Published by UCCA/Koenig Books. Edited by Karen Marta, Brian Roettinger.
For Square Garden, Matthew Monahan (born 1972) reproduces a series of 30 six-foot drawings which seem to continuously resurface, as if the reader is navigating through an unfurling labyrinth where images rise and fall like the monuments of a fictional empire. Made from carbon paper folded into rice paper to create a series of overlapping Rorschachs, the simple drawings of figures, building materials and decorative motifs come to resemble architectural plans, disaster diagrams, exercise manuals and war games. A kaleidoscope-esque experience, Square Garden was inspired by the artist's 2002-2003 experience of Chinese traditional architecture and garden design, as well as the contemporary urban landscape. Following in the great artist book tradition of John Baldessari and Edward Ruscha, the UCCA has called on Matthew Monahan along with LA artists Kathryn Andrews, Aaron Curry, Alex Israel, Sterling Ruby, Ryan Trecartin, and Kaari Upson to make individual artist books for The Los Angeles Project in Beijing.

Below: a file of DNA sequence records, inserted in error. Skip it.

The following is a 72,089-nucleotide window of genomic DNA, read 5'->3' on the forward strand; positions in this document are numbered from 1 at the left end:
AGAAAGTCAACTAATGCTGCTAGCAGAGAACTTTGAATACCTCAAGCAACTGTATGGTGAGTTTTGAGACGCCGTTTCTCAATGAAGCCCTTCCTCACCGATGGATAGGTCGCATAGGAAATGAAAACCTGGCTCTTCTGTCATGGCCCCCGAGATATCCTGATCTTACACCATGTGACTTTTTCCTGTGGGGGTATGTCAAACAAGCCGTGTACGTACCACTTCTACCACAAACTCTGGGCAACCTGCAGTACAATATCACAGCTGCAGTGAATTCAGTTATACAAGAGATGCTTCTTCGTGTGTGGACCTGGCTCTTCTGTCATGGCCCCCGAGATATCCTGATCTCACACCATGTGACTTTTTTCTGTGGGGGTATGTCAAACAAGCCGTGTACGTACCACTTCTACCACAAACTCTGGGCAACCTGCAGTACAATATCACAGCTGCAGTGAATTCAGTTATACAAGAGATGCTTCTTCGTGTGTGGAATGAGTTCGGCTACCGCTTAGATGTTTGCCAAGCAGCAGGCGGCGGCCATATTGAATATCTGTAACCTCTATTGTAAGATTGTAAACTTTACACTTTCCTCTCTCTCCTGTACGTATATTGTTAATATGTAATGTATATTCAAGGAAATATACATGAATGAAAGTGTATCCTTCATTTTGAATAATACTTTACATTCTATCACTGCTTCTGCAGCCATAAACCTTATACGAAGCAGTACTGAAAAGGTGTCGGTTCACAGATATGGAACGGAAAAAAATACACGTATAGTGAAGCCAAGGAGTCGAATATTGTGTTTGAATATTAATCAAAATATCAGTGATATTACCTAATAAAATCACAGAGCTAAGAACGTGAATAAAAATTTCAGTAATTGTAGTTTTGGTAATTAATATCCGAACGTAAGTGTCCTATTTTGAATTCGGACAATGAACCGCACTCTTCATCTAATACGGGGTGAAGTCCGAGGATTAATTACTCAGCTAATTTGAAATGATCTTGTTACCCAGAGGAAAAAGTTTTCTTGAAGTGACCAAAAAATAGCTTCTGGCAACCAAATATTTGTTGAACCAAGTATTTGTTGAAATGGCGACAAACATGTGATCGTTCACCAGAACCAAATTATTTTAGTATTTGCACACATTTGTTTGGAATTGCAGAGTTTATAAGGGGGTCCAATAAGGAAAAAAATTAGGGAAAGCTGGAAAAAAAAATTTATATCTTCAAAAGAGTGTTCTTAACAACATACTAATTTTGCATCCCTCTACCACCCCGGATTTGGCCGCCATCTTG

Published by Hatje Cantz. Text by Douglas Fogle, Raphaela Platow.
Matthew Monahan (born 1972) adorns his precariously assembled figurative sculptures with wax, glitter and spray paint to achieve effects of aged bronze, portraying his subjects as loose gatherings of worn parts that might fly apart at any moment. This is his first monograph.
Published by The Museum of Contemporary Art, Los Angeles. Edited by Ari Wiseman.
Matthew Monahan creates striking sculptures that engage with the formal challenges of figuration in drawing and sculpture while addressing political, personal and art histories. His elaborate compositions are created from drawings and fragments of former smaller works made from such disparate materials as floral foam, beeswax, glitter, pins, Styrofoam, glass and drywall that he assembles into freestanding sculptures. Handcrafted characters including warriors, saints, slain heroes and demons appear simultaneously as icons and iconoclasts within the ambiguous narrative to which Monahan's work alludes. Human emotions ranging from jubilation to anguish are depicted in Monahan's characters, each seemingly frozen in time and part of an unidentifiable, ahistorical epoch. Not driven by an interest in creating a perfected or pristine object, the works are as much representations of Monahan's thought process as they are finished sculptures. This publication brings together work from the past 10 years upon the occasion of Monahan's debut solo museum exhibition.